Combatting and overcoming complex Asian supply chain issues

photo of cargo cru ship
photo of cargo cru ship
Photo by Rinson Chory

Even before the pandemic, Asian supply chains were already vulnerable to major disruptions: a surge in players and subcontractors, international trade disputes, natural disasters, and political upheavals. The pandemic has added even more risk and uncertainty, severely impacting production capacity and logistics routes, with goods manufactured in Asia particularly affected by stronger demand.

Manufacturers, distributors, and logistics companies need a more robust, scalable approach to deal with supply chain complexity. They need to be able to manage vast amounts of data and comply with ever-changing regulations as they try to improve resilience. And they need to do this while winning back consumers and their confidence and trust, as well as maintaining sustainability and social responsibility standards.

Bridge data silos and unlock new value of data

The vast complexity of global supply chains makes it extremely difficult to get visibility and consider short-term and long-term scenarios. With so many different links in terms of sources, suppliers, and routes, supply chains are highly multi-dimensional networks and cannot be easily represented by traditional software and databases in the form of rows and tables.

Graph databases have a key role to play in unlocking this complexity. A knowledge graph stores data as links and nodes. It bridges data silos and creates a holistic view of the entire supply chain ecosystem, allowing for much better management, analysis, and visualisation of data. All different products, components, suppliers, and facilities are tracked. Most importantly, the relationships between them – the dependencies – are tracked. This enables a “digital twin” to be constructed and builds long-term resilience.

Be agile and ready for the next wave of disruption

Agility is critical for supply chain resilience. Whether that’s being able to source components from different suppliers, plan alternative shipping routes, or make any other urgent changes to production and logistics. When faced with an emergency, such as a shortage of critical parts and materials, or a blocked shipping route or closed port, manufacturers need to know what other options are available and divert to them as soon as possible.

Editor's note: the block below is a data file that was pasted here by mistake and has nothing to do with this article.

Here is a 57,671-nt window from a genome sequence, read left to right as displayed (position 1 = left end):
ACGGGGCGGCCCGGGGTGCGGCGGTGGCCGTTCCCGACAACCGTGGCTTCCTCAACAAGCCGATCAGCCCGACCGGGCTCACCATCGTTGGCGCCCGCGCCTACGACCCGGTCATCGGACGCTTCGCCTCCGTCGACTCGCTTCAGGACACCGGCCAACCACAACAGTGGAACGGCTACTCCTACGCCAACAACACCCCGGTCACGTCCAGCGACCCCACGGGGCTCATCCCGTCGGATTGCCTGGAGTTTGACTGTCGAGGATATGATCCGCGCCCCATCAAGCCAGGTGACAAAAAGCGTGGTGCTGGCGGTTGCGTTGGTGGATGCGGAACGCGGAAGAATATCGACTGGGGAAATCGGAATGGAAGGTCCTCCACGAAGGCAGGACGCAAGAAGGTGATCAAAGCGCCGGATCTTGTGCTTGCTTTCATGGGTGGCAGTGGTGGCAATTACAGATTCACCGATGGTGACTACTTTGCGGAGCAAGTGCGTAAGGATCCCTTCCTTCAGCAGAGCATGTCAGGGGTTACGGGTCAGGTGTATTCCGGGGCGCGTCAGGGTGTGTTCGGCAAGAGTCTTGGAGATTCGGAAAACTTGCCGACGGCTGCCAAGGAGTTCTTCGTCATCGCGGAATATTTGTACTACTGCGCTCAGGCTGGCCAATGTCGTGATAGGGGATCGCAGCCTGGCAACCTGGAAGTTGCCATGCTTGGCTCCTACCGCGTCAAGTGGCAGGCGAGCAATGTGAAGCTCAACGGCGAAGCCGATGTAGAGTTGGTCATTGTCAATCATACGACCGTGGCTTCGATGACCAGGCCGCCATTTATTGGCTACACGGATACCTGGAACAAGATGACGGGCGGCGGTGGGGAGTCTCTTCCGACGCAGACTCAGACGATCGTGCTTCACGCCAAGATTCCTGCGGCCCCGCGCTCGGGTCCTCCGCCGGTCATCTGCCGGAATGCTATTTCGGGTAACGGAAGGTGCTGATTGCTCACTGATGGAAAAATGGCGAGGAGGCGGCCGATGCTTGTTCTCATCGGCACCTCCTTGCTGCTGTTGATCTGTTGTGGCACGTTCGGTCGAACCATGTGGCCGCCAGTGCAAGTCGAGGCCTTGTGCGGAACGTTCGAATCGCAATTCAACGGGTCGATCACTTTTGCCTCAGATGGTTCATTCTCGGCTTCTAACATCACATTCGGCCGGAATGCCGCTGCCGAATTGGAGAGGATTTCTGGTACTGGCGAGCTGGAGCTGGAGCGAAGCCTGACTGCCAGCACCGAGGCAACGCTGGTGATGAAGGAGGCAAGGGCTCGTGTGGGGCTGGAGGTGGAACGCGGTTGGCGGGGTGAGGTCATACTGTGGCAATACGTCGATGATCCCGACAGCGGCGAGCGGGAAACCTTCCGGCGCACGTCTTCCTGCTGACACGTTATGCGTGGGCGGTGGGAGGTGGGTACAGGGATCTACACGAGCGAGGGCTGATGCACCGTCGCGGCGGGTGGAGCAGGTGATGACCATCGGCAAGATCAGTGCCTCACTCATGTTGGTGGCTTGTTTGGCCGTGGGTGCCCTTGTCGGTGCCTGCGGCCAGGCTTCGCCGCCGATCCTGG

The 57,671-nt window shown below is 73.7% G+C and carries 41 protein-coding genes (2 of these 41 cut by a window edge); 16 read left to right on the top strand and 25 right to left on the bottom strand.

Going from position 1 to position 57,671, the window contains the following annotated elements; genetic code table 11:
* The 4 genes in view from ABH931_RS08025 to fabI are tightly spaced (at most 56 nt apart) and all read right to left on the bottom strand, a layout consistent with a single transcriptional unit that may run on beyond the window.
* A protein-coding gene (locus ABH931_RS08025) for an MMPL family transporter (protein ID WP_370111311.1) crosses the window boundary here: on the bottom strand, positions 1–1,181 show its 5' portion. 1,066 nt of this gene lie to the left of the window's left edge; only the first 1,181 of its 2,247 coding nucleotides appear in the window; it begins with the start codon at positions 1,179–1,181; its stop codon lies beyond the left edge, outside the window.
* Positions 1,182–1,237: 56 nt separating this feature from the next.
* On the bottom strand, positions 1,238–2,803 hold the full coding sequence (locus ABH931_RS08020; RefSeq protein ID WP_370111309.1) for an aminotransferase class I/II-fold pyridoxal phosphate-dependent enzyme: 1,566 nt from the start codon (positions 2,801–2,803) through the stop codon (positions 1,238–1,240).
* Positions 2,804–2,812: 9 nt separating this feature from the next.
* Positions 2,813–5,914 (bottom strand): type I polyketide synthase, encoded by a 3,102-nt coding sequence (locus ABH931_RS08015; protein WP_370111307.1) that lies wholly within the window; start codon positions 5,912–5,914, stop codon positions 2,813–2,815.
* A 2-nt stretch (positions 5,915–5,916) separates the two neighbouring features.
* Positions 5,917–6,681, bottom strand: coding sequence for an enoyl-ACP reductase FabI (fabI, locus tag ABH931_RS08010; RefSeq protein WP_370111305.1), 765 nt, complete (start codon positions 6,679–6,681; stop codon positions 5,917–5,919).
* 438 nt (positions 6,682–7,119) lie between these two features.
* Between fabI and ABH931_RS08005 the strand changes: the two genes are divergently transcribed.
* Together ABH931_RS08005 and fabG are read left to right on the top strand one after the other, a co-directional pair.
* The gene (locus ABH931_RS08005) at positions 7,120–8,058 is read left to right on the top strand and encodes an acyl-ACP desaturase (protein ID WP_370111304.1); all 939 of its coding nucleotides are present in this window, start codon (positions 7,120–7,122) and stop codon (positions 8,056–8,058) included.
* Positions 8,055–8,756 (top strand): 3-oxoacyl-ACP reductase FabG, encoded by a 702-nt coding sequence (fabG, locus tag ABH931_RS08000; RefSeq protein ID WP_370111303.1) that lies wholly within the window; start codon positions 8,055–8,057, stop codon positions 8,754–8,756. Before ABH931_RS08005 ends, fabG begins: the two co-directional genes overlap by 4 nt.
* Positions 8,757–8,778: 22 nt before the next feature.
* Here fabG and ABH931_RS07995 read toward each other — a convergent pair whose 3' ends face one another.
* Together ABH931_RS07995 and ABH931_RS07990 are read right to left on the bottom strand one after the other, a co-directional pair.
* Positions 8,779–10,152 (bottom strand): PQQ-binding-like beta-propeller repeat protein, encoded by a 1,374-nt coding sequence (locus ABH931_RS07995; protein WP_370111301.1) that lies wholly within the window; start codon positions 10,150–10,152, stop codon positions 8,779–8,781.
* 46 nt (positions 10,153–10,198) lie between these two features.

With a knowledge graph, manufacturers and suppliers can ask these questions and carry out impact analysis. As researchers from the University of Cambridge noted, a knowledge graph “enables complex multi-hop queries to be made, such as ‘which gear manufacturer supplies to one of my suppliers?’”. Questions may be specific: “How many assemblies depend on a product?” or broader: “What are the points of failure in our network, and what is the impact of that failure?”

Harness data-driven processes for better decision making 

A Bill of Materials (BOM) is the ideal example of a graph use case in manufacturing. Many organisations in Asia are still using Product Lifecycle Management (PLM) systems to manage BOM. But these systems don’t typically allow for accurate and strategic decision making. They can’t answer a question such as: “What are all the different components shared by Product A and Product B that are used in production in our Vietnam plant?”

A knowledge graph can answer this. More complex and useful queries can be made using graph analytics algorithms, such as: “If my main supplier for component Y is affected by delays, what other suppliers are there, and how quickly can they ship replacement components?”

With its analytical and predictive power, knowledge graphs enable a response to three key manufacturing industry challenges:

  1.  The optimisation of flows: will the factory deliver the products on time?
  2. The identification of vulnerabilities: impact in case of containment, labour shortages and shipment rates
  3. The guarantee of operational continuity: will production meet customer needs?

The more complex a supply chain is, the more vulnerable it is. Supply chains aren’t going to get simpler, but the way they are managed can become more powerful and more accurate, leading to better resilience. Deloitte observes that 79% of companies with a robust and high-performing supply chain outperform their average peers in terms of higher revenue growth.

By mapping networks and potential risks, a much more proactive approach can be taken to risk management. Knowledge graphs have immense analytical power to do this and can significantly help supply chains in Asia to weather disruptions and mitigate issues.

By Dr Maya Natarajan, senior director at Neo4j

This article was first published by Manufacturing Asia